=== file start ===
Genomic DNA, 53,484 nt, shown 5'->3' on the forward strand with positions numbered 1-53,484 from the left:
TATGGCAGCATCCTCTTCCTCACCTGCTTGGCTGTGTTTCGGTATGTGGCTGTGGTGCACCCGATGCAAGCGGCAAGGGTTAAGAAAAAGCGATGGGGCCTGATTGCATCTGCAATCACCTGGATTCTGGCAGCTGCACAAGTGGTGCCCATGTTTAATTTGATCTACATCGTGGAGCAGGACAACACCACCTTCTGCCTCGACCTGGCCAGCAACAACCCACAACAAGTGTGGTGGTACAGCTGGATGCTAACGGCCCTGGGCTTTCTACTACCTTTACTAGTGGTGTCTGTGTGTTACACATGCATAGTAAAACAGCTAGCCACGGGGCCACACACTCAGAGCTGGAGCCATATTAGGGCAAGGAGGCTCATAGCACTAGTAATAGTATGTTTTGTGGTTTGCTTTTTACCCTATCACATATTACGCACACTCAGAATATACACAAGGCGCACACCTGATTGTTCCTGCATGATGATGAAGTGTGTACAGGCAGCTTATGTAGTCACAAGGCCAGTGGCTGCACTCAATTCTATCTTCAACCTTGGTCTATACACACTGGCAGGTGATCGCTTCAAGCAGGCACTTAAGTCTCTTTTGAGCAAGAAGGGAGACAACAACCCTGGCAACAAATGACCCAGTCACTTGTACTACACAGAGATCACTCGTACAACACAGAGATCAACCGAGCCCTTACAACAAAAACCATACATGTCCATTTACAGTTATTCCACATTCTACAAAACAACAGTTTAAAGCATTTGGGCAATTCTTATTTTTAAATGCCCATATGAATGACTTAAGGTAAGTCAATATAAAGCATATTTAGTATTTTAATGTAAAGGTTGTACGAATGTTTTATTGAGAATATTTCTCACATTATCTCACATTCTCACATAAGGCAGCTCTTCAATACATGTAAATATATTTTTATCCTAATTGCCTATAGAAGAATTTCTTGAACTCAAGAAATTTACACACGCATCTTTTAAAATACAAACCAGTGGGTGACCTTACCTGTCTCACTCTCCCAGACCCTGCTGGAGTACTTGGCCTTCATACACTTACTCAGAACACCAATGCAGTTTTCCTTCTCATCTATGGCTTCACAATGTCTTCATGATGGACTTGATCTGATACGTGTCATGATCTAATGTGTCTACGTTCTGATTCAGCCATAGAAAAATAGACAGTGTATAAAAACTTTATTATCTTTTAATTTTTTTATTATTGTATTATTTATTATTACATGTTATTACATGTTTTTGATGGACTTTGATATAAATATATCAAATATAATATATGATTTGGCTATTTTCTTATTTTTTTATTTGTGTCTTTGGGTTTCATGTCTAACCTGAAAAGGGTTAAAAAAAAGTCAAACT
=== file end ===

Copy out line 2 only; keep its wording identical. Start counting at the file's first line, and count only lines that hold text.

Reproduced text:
TATGGCAGCATCCTCTTCCTCACCTGCTTGGCTGTGTTTCGGTATGTGGCTGTGGTGCACCCGATGCAAGCGGCAAGGGTTAAGAAAAAGCGATGGGGCCTGATTGCATCTGCAATCACCTGGATTCTGGCAGCTGCACAAGTGGTGCCCATGTTTAATTTGATCTACATCGTGGAGCAGGACAACACCACCTTCTGCCTCGACCTGGCCAGCAACAACCCACAACAAGTGTGGTGGTACAGCTGGATGCTAACGGCCCTGGGCTTTCTACTACCTTTACTAGTGGTGTCTGTGTGTTACACATGCATAGTAAAACAGCTAGCCACGGGGCCACACACTCAGAGCTGGAGCCATATTAGGGCAAGGAGGCTCATAGCACTAGTAATAGTATGTTTTGTGGTTTGCTTTTTACCCTATCACATATTACGCACACTCAGAATATACACAAGGCGCACACCTGATTGTTCCTGCATGATGATGAAGTGTGTACAGGCAGCTTATGTAGTCACAAGGCCAGTGGCTGCACTCAATTCTATCTTCAACCTTGGTCTATACACACTGGCAGGTGATCGCTTCAAGCAGGCACTTAAGTCTCTTTTGAGCAAGAAGGGAGACAACAACCCTGGCAACAAATGACCCAGTCACTTGTACTACACAGAGATCACTCGTACAACACAGAGATCAACCGAGCCCTTACAACAAAAACCATACATGTCCATTTACAGTTATTCCACATTCTACAAAACAACAGTTTAAAGCATTTGGGCAATTCTTATTTTTAAATGCCCATATGAATGACTTAAGGTAAGTCAATATAAAGCATATTTAGTATTTTAATGTAAAGGTTGTACGAATGTTTTATTGAGAATATTTCTCACATTATCTCACATTCTCACATAAGGCAGCTCTTCAATACATGTAAATATATTTTTATCCTAATTGCCTATAGAAGAATTTCTTGAACTCAAGAAATTTACACACGCATCTTTTAAAATACAAACCAGTGGGTGACCTTACCTGTCTCACTCTCCCAGACCCTGCTGGAGTACTTGGCCTTCATACACTTACTCAGAACACCAATGCAGTTTTCCTTCTCATCTATGGCTTCACAATGTCTTCATGATGGACTTGATCTGATACGTGTCATGATCTAATGTGTCTACGTTCTGATTCAGCCATAGAAAAATAGACAGTGTATAAAAACTTTATTATCTTTTAATTTTTTTATTATTGTATTATTTATTATTACATGTTATTACATGTTTTTGATGGACTTTGATATAAATATATCAAATATAATATATGATTTGGCTATTTTCTTATTTTTTTATTTGTGTCTTTGGGTTTCATGTCTAACCTGAAAAGGGTTAAAAAAAAGTCAAACT